The Ministry of Environmental Protection indicated that tar was "washing up and contaminating the beaches" starting last Wednesday. A major clean-up and conservation effort is underway that has included the Israeli Army.
It's believed the oil spill may have happened a week or more ago, or possibly even weeks prior, but recent stormy weather washed it up to shore.
Currently an estimated 106 miles of coastline have been impacted, stretching from Israel through the Gaza Strip. It's also been widely reported as impacting southern Lebanon's coastline.
A statement from the Israel Nature and Parks Authority predicted that clean-up efforts could take years after the dozens of tons of tar washed up in various places. "The disaster we are witnessing in recent days on the beaches of Israel is the most serious ecological disaster in recent years, and its consequences we will see more years ahead," the Parks Authority wrote Saturday.
Israeli as well as various international bodies are investigating the source of the Mediterranean spillage, which has included reviewing satellite tracking data of tankers that have traversed the area in recent weeks. Interestingly and suspiciously, the investigations findings are being kept under tight wrap, as Fox News describes:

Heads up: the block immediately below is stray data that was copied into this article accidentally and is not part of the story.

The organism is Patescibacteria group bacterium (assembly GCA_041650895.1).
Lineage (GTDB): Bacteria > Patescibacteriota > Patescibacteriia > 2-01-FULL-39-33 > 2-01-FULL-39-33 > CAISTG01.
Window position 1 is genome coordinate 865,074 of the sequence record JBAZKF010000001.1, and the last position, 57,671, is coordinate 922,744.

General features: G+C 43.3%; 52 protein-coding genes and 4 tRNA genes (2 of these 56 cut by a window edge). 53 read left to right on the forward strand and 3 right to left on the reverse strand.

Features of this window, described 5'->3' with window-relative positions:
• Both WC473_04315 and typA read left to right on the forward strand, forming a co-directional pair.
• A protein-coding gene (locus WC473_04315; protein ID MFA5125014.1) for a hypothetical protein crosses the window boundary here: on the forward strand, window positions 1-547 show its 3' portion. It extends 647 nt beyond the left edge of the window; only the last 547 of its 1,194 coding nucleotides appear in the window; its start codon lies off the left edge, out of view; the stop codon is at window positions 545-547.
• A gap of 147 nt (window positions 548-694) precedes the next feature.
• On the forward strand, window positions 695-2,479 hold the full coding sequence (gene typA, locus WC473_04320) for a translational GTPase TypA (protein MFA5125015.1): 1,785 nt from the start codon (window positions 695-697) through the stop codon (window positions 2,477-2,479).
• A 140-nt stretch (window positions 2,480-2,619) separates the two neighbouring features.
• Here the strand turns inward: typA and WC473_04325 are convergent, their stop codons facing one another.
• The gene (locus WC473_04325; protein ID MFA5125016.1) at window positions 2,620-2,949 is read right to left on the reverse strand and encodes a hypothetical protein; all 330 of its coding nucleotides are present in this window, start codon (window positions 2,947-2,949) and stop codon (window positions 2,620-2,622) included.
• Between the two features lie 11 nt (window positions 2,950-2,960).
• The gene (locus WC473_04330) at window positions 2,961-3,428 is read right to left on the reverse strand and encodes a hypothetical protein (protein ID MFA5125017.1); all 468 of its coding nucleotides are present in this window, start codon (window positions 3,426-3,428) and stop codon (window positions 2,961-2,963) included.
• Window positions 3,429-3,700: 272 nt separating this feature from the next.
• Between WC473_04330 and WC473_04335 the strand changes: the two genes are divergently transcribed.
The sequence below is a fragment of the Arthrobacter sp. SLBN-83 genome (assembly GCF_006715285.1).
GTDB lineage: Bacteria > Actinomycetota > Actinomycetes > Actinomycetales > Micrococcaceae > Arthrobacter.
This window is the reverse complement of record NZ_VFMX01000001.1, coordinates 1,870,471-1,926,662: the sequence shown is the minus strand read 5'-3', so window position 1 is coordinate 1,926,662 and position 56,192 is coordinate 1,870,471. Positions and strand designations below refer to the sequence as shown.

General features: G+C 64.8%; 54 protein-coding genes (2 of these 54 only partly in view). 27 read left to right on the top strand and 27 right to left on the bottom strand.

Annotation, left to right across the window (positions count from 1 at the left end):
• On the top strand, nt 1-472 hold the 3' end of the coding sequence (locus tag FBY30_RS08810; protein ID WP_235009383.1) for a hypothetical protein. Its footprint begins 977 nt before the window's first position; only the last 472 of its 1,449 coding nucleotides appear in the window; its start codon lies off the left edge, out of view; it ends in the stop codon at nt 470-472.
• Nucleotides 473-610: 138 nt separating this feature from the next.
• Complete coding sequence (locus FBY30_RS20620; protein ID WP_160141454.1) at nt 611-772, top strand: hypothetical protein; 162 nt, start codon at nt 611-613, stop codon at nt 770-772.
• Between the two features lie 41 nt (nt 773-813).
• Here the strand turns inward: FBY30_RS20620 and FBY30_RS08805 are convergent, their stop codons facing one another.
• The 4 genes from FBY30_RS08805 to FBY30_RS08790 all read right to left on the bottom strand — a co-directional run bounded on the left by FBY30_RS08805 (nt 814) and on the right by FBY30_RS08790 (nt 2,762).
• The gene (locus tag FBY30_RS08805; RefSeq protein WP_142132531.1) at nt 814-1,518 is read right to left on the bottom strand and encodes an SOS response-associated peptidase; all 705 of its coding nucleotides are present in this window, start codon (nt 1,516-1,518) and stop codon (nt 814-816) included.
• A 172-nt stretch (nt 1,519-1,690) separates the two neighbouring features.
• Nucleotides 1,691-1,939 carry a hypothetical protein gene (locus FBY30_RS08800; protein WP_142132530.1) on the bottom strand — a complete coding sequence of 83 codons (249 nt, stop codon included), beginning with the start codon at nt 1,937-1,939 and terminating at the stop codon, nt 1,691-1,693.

In an unusual move, an Israeli judge has issued a gag order on the investigations and any detail relating to it, including the suspects' name or identities, the vessels involved, and destination and port of departure.
Maya Jacobs, CEO of Zalul, an Israel NGO that protects the country's seas and streams, called to remove the gag order, and conduct a transparent investigation.
"The companies who cause the environmental risks like the petroleum and shipping companies have a great influence on the Israeli government," she said.